Don Quichot at the Dutch National Ballet
The Dutch National Ballet presents Don Quichot, transporting you from the Dutch winter to Spanish folkloric fantasy, set in the dry desert-like plains of La Mancha.
The award-winning Russian-American choreographer Alexei Ratmansky brings his genius to the Dutch National Ballet in Amsterdam, having already choreographed ballets for such prestigious ballet companies as the Mariinsky Theatre, The New York City Ballet, American Ballet Company, Ballet de l’Opera National de Paris and the San Francisco Ballet.
The ballet was originally created by Marius Petipa during the twilight of imperial Russia, set to the music of the Russian Jewish composer Ludwig Minkus and based around scenes of the bizarre but prized literary masterpiece Don Quixote by Miguel de Cervantes.
Three-hour ballet extravaganza
The lavish sets and brightly-coloured costumes have turned heads all over the world. The production has garnered acclaim internationally, from Europe to Asia, the USA and beyond. Alexei Ratmansky devised this version especially for the Dutch National Ballet, the first ever full-length Don Quichot performed in the Netherlands.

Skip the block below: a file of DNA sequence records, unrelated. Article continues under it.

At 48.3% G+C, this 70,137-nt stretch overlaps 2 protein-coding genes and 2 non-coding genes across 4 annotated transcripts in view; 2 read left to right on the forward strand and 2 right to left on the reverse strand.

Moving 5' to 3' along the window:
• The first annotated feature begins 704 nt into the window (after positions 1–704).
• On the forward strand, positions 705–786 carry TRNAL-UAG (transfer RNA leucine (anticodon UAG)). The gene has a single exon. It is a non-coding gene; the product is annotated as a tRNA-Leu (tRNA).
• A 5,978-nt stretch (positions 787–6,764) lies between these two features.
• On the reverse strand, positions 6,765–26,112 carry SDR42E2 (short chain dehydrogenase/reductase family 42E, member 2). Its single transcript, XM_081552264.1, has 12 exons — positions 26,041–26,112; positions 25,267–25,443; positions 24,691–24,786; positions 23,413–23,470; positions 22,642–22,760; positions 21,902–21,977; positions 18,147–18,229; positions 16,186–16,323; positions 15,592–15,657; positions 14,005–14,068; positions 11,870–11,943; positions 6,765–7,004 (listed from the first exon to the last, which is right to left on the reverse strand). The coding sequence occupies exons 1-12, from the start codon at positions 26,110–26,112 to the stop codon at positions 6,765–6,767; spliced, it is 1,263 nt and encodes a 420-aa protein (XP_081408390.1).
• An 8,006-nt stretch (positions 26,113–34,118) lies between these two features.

This ballet not for the faint-hearted: Don Quichot lasts almost three hours, though there will be two intervals.
Fighting windmills in a folkloric fantasy
This offbeat story describes a middle-aged nobleman, Don Quichot, who loses his mind and sees the world in his own idealised version, similar to what he has read in books about knights in shining armour. With his servant Sancho Panza, he sets out to right wrongs and fight against windmills, believing them to be dangerous giants.
Cervantes actually wrote the tale during the Eighty Years’ War or the Dutch War of Independence, a revolt by the Habsburg Netherlands to end Spanish rule, which may have something to do with the windmill references.